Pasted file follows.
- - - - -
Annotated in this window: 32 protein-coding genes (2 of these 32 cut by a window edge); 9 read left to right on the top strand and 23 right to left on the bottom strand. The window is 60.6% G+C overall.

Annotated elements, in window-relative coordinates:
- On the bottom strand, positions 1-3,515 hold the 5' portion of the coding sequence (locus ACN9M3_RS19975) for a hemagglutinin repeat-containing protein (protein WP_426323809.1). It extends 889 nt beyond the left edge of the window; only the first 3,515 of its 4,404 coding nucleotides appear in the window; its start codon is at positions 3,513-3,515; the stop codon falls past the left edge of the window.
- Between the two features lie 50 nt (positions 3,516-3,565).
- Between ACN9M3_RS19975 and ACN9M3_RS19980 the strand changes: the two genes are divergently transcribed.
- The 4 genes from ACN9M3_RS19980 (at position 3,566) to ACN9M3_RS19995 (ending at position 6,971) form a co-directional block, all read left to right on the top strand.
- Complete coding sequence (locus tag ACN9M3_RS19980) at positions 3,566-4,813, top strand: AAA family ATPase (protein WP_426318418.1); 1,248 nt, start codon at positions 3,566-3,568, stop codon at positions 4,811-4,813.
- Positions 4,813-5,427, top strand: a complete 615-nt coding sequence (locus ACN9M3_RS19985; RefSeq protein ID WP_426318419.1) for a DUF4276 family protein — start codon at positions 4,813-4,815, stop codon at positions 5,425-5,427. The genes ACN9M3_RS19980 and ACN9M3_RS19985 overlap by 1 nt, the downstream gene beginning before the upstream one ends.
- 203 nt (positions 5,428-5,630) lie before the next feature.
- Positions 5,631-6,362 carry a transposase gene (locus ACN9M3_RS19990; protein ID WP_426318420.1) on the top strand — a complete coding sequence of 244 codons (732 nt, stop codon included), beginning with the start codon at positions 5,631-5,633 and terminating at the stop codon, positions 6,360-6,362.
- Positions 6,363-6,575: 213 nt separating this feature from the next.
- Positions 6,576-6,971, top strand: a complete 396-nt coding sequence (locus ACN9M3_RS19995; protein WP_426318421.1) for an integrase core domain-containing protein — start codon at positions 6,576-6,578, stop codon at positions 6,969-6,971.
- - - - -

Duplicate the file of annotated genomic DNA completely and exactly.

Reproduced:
Annotated in this window: 32 protein-coding genes (2 of these 32 cut by a window edge); 9 read left to right on the top strand and 23 right to left on the bottom strand. The window is 60.6% G+C overall.

Annotated elements, in window-relative coordinates:
- On the bottom strand, positions 1-3,515 hold the 5' portion of the coding sequence (locus ACN9M3_RS19975) for a hemagglutinin repeat-containing protein (protein WP_426323809.1). It extends 889 nt beyond the left edge of the window; only the first 3,515 of its 4,404 coding nucleotides appear in the window; its start codon is at positions 3,513-3,515; the stop codon falls past the left edge of the window.
- Between the two features lie 50 nt (positions 3,516-3,565).
- Between ACN9M3_RS19975 and ACN9M3_RS19980 the strand changes: the two genes are divergently transcribed.
- The 4 genes from ACN9M3_RS19980 (at position 3,566) to ACN9M3_RS19995 (ending at position 6,971) form a co-directional block, all read left to right on the top strand.
- Complete coding sequence (locus tag ACN9M3_RS19980) at positions 3,566-4,813, top strand: AAA family ATPase (protein WP_426318418.1); 1,248 nt, start codon at positions 3,566-3,568, stop codon at positions 4,811-4,813.
- Positions 4,813-5,427, top strand: a complete 615-nt coding sequence (locus ACN9M3_RS19985; RefSeq protein ID WP_426318419.1) for a DUF4276 family protein — start codon at positions 4,813-4,815, stop codon at positions 5,425-5,427. The genes ACN9M3_RS19980 and ACN9M3_RS19985 overlap by 1 nt, the downstream gene beginning before the upstream one ends.
- 203 nt (positions 5,428-5,630) lie before the next feature.
- Positions 5,631-6,362 carry a transposase gene (locus ACN9M3_RS19990; protein ID WP_426318420.1) on the top strand — a complete coding sequence of 244 codons (732 nt, stop codon included), beginning with the start codon at positions 5,631-5,633 and terminating at the stop codon, positions 6,360-6,362.
- Positions 6,363-6,575: 213 nt separating this feature from the next.
- Positions 6,576-6,971, top strand: a complete 396-nt coding sequence (locus ACN9M3_RS19995; protein WP_426318421.1) for an integrase core domain-containing protein — start codon at positions 6,576-6,578, stop codon at positions 6,969-6,971.